Last month, we reported on rumblings of a possible 10% divestiture by Universal Music Group. Now, that deal appears to be a tad bigger than we initially thought.
The mysterious ‘American investor’ we pointed to back in May now looks to be hedge fund billionaire William Ackman. According to multiple reports and sources, Ackman appears to be orchestrating a merger of Universal Music Group via his SPAC, Pershing Square Tontine Holdings (PTSH). The deal would value UMG north of $40 billion (€33 billion at current exchange rates), according to very rough (and potentially conservative) estimates.
The SPAC — or special purpose acquisition company — is controlled by Ackman and would be used to snap up UMG in one of the largest deals of its kind. Both Reuters and the Wall Street Journal named Pershing Square as the likely buyer, though Pershing itself has declined to offer any comment. The Wall Street Journal has pegged the deal’s ‘enterprise value,’ which includes existing debt, at $42 billion.
Universal Music Group parent Vivendi has also declined to comment, but earlier pointed to a pending negotiation prior to its broader IPO involving 60% of the mega-label. “Prior to the distribution of 60% of the UMG shares to Vivendi shareholders, the group is analyzing the opportunity of selling 10% of UMG shares to an American investor or initiating a public offering of at least 5% and up to 10% of UMG shares,” the company disclosed last month.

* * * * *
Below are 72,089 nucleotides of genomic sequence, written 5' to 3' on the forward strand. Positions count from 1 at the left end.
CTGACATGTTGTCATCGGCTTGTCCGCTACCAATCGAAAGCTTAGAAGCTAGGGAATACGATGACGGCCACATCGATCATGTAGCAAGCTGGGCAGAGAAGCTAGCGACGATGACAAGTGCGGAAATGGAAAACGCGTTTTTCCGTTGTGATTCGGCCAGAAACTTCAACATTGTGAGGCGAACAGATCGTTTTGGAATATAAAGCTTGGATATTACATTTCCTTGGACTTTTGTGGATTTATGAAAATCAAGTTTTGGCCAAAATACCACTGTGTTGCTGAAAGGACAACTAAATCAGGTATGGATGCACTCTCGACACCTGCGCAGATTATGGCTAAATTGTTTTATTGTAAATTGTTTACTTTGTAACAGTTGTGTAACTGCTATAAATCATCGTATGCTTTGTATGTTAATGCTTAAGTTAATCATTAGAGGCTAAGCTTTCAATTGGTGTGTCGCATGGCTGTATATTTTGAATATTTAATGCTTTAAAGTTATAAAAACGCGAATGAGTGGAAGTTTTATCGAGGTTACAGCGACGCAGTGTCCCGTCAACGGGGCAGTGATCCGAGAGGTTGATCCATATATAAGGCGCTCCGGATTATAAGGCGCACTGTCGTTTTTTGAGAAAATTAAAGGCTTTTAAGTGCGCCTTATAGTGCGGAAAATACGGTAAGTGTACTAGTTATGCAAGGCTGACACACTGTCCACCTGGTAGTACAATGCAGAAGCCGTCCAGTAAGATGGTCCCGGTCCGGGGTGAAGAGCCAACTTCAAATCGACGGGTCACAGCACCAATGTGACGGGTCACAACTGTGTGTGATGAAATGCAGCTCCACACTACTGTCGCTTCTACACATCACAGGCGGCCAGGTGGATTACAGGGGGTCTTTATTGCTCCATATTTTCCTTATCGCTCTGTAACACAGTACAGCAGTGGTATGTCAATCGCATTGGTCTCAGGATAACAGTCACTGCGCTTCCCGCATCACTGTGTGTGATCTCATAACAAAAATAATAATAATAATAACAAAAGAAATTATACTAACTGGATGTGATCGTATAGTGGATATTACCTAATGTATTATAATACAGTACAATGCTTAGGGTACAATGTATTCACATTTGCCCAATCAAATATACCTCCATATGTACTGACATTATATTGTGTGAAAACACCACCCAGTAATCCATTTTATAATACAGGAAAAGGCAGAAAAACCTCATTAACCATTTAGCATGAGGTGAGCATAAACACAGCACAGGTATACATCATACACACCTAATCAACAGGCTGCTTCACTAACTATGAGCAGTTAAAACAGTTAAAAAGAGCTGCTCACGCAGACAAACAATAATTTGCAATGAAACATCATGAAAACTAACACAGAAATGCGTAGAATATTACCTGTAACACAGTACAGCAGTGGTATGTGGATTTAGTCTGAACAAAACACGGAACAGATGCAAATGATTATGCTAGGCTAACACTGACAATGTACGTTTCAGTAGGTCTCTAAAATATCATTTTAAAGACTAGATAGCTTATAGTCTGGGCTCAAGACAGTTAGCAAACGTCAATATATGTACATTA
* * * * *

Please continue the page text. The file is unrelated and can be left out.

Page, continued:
Technically, this wouldn’t be an acquisition, but rather a crafty market merger. The SPAC vehicle functions by first raising a massive tranche of investor funds, then ‘merging’ with a private company at a later point. That blank check structure offers an alternative to a traditional public offering, and is currently exploding in popularity on Wall Street.
At this stage, however, it’s unclear what exact ownership percentages are being discussed, and how this might impact Vivendi’s eventual plans to IPO its crown jewel property on the Euronext Amsterdam later this year. Currently, UMG accounts for more than half of Vivendi’s total revenue, a massive shift propelled by the boom in music streaming.
Several weeks ago, Pershing reportedly told investors that it was nearing a purchase in the $40 billion valuation range, without naming Universal Music Group. Shares of PTSH dropped precipitously in after-market trading on Thursday, before sharply rebounding.